6 Improvement Needed (follow-up evaluation required) (1) 3 Content Communicated: The observed portion of the content was communicated well and addresses some higher level learning and understanding at an appropriate level for the class. For example, content was delivered with a connected theme that built on what students had already learned. Most of the observed portion of content was communicated at a sufficient level of learning and understanding for the course but there are suggestions for improving the presentation. For example, content was delivered with a vague theme and/or did not build on what students had already learned. The observed portion of content was inadequately communicated and/or does not address a level of learning and understanding appropriate for the course. Communicated course content clearly. The observed portion of the content was of competent quality and addressed stated learning objectives. Most of the observed portion of content was of minimal quality and addressed most of the stated learning objectives. The observed portion of content was of low quality and inadequately addressed stated learning objectives. The instructor used clear and varied methods for delivering content and employed some appropriate online tools and resources. The instructor used sufficient methods for delivering content; however, there was minimal use of appropriate online tools and resources. The instructor used an inadequate variety of methods for delivering content. Few online tools or resources were used. The observed portion of the content was communicated clearly and effectively and advances higher-level learning and understanding at an appropriate level for the class. For example, content was presented with a clear theme and built new material on what students had already learned. The observed portion of the content was of high quality and addressed all stated learning objectives in great detail. The instructor used innovative and varied methods for delivering content and appropriately employed many of the latest online tools and resources.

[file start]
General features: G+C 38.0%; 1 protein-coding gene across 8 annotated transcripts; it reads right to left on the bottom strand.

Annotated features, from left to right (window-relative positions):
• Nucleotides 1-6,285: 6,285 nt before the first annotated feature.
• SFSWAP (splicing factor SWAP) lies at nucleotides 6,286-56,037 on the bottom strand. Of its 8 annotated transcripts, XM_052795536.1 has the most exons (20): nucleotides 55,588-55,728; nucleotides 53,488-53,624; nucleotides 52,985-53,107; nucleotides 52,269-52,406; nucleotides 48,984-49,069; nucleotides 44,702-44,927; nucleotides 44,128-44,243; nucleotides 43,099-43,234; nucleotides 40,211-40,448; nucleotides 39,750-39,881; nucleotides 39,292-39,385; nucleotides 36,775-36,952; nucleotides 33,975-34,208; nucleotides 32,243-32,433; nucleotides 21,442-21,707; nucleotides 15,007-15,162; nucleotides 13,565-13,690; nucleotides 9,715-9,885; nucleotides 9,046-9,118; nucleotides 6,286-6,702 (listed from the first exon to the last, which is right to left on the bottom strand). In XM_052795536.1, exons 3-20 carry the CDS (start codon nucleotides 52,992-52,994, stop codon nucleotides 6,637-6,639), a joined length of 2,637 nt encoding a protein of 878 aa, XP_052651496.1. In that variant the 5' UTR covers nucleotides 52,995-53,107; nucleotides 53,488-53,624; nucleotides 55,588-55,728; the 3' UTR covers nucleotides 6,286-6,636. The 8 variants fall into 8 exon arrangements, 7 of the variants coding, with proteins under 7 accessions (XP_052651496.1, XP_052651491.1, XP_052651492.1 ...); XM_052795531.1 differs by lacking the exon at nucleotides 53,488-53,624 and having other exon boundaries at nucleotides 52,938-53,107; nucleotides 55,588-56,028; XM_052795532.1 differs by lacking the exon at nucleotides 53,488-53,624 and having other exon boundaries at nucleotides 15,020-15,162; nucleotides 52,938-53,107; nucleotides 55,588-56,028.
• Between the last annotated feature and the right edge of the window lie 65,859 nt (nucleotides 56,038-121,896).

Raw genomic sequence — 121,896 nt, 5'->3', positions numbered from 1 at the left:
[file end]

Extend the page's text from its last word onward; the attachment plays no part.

7 Improvement Needed (follow-up evaluation required) (1) Note: Learning methodologies, approaches, and strategies might include the use of resources such as written text, video, audio, images, and other media, Web sources, spoken words, music, interactive activities, white boards and/or other technologies. 4 Instructional Modes: Demonstrated a variety of instructional techniques. Instructor presented course material using a variety of modes and strategies and incorporated varied resources to enhance student interest and to help improve learning, comprehension, retention of information, and critical thinking. For example, course assignments were varied and incorporated a variety of learning methodologies. Instructor s use of a variety of modes and strategies of delivery of course material and varied resources was somewhat limited. Suggestions for improvement might include providing a greater variety of assignments or incorporating means for greater student involvement and communication with other students and/or the instructor. Instructor made little or no effort to provide variety and challenge in the online learning environment by varying techniques, approaches and strategies. For example, all assignments were reading assignments. Instructor created a dynamic and challenging online environment through the use of multiple techniques, approaches, and strategies. Choice of course materials, assignments and online activities enhanced the learning environment. The instructor used innovative and varied methods for delivering online course content and effectively incorporated appropriate resources. For example, the instructor offered multiple forms of media (video, audio, images) to enhance student interest.